RN Addressing OCS Graduates 1971President Nixon addresses the graduates of the Naval Officer Candidate School in Newport, Rhode Island, March 12, 1971.

By Chris Barber

On this day 43 years ago, President Nixon stood before the 1971 graduating class of officers at the Naval Officer Candidate School in Newport, Rhode Island to deliver a message of opportunity.

But it was not simply a message blanketed by cliches about what lay ahead for each talented young man. Instead, it was about the kind of opportunity that lay ahead–the kind that all men would be willing to stand for.

To President Nixon, the opportunity for these budding officers was the realization for a full generation of peace. The Vietnam War was drawing closer and closer to an end, and Nixon believed within the next three years the United States would not be involved in any major conflict.

The pursuit of peace is the opportunity which lies before you, and the preservation of peace will be the special obligation of your generation. There is no greater opportunity, and there is no greater responsibility.

To the graduates of 1971, and to son-in-law David Eisenhower who was one of the graduating members of this class, President Nixon assigned the task of keeping the peace, and adding to the challenge of this task, he stressed the importance of maintaining American military strength.

RN and DE GraduationPresident Nixon congratulates his son-in-law, David Eisenhower, upon his graduation from Naval Officer Candidate School.

In his message, the President also quelled the concerns of those that found themselves resenting the time dedicated to service–time that could perhaps be used instead for advancement in other careers. He offered an encouraging perspective and alluded to his own wartime service:

I tell you, [the years] will not be lost. Rather, I believe that nothing you do in your life will be more important than the service you give in the next 3 years. Out of the sacrifice and the bitterness and the testing of the last 10 years has come the opportunity to achieve at last what Americans all want and what we have not had in this whole century: a full generation of peace. It is for us now to seize that opportunity, to win the peace. It will be for you to keep it.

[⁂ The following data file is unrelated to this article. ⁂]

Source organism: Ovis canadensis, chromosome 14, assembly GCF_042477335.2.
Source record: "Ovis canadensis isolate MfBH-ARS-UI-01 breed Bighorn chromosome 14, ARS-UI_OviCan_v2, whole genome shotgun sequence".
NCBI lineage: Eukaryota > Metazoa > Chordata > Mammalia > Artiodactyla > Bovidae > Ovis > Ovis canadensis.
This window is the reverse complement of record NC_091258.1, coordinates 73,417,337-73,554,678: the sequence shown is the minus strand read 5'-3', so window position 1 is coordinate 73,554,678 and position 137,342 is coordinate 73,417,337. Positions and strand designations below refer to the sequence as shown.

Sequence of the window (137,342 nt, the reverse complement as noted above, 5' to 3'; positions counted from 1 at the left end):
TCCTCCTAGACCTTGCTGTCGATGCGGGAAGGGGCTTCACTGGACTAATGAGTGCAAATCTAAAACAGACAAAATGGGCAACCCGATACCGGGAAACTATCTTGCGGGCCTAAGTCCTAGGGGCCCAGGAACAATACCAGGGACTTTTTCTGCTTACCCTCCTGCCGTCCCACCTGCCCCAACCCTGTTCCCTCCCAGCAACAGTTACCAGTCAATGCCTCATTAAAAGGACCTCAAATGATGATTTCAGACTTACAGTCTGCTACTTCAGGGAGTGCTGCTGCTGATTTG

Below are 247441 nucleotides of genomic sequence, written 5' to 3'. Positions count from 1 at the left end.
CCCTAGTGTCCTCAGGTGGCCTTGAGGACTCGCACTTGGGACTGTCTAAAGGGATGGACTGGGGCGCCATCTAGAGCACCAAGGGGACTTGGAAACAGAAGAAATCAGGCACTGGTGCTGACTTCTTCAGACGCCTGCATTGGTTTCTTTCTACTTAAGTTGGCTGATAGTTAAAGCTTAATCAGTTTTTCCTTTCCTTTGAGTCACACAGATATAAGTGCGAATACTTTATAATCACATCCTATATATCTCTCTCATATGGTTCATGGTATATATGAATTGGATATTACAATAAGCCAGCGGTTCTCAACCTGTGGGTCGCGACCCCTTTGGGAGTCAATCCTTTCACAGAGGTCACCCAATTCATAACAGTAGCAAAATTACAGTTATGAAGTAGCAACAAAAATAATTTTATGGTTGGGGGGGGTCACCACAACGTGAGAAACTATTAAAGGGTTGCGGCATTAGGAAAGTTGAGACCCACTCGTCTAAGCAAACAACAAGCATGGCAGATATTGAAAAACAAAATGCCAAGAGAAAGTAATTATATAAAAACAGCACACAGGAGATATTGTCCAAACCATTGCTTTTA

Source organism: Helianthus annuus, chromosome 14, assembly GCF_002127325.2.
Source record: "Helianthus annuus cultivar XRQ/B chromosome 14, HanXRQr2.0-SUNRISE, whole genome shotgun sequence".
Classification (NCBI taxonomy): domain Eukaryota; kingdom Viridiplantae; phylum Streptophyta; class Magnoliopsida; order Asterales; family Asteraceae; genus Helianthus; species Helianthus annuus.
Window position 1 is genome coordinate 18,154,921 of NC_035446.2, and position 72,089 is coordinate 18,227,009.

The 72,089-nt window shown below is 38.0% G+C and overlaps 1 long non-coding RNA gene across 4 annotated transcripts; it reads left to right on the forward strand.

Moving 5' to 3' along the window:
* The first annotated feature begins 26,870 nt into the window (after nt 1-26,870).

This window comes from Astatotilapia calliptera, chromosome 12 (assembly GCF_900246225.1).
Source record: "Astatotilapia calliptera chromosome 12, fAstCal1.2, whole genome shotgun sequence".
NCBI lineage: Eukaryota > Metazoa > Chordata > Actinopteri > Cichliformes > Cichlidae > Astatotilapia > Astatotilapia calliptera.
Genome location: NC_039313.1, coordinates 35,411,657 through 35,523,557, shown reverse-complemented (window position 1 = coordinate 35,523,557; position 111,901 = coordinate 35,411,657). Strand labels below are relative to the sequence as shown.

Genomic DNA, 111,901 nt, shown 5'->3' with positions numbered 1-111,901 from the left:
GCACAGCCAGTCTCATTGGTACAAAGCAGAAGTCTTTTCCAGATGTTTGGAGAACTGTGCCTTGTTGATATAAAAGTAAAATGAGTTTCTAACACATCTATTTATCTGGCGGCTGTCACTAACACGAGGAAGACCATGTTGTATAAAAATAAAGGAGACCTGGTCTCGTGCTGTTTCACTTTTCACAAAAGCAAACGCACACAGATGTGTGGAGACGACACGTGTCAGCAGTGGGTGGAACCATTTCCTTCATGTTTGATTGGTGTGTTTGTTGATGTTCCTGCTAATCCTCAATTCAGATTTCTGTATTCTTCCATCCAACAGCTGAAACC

In keeping the message of peace, he dedicated a portion of his message to discounting the new isolationist philosophy so often evangelized in Washington–a philosophy of maintaining considerable distance from world affairs. The President confessed that keeping peace for the next generation would be a difficult task if the United States had suddenly scaled down its defense sphere. He understood the arguments of the new isolationists, but to President Nixon, the question “of what is enough is not academic.” For a man who had been in the arena for a large part of his life, who had gone face to face with enemies of freedom and justice, he also understood the cost of weakness.

We must have strength. If all the world were free, we might have no need of arms. If all the world were just, we would have no need of valor. But as we see that the values we cherish are not cherished universally, and that there are those who feel threatened by the prospects of freedom and justice, then we must keep the strength we need to keep the values we cherish.

And so, President Nixon left the graduates with an imprint for which they could live the rest of their lives by:

As you serve in our peace forces, you can be proud of this great fact: We Americans firmly believe in what we are and in what we have. But we do not choose to go the way of those ancient crusaders who sought to civilize the world one grave at a time. We do not seek power as an end in itself. We seek power adequate to our purpose, and our purpose is peace.